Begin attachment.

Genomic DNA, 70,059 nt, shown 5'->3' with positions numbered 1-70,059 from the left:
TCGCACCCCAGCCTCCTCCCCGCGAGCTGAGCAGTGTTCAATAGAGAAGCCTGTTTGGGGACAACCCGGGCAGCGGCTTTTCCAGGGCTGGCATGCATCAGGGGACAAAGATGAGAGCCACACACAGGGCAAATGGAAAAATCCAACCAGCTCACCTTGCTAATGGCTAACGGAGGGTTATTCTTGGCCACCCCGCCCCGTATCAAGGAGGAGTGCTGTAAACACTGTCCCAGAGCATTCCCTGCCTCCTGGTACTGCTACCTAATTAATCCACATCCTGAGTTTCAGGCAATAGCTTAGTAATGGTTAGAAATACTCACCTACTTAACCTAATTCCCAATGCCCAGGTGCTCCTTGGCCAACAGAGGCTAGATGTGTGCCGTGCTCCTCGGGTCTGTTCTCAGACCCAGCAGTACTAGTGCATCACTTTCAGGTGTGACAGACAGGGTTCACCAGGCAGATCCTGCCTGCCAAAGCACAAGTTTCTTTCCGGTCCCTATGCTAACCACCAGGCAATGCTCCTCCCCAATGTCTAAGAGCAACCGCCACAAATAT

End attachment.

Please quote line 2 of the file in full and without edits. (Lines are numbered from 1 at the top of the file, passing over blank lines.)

TCGCACCCCAGCCTCCTCCCCGCGAGCTGAGCAGTGTTCAATAGAGAAGCCTGTTTGGGGACAACCCGGGCAGCGGCTTTTCCAGGGCTGGCATGCATCAGGGGACAAAGATGAGAGCCACACACAGGGCAAATGGAAAAATCCAACCAGCTCACCTTGCTAATGGCTAACGGAGGGTTATTCTTGGCCACCCCGCCCCGTATCAAGGAGGAGTGCTGTAAACACTGTCCCAGAGCATTCCCTGCCTCCTGGTACTGCTACCTAATTAATCCACATCCTGAGTTTCAGGCAATAGCTTAGTAATGGTTAGAAATACTCACCTACTTAACCTAATTCCCAATGCCCAGGTGCTCCTTGGCCAACAGAGGCTAGATGTGTGCCGTGCTCCTCGGGTCTGTTCTCAGACCCAGCAGTACTAGTGCATCACTTTCAGGTGTGACAGACAGGGTTCACCAGGCAGATCCTGCCTGCCAAAGCACAAGTTTCTTTCCGGTCCCTATGCTAACCACCAGGCAATGCTCCTCCCCAATGTCTAAGAGCAACCGCCACAAATAT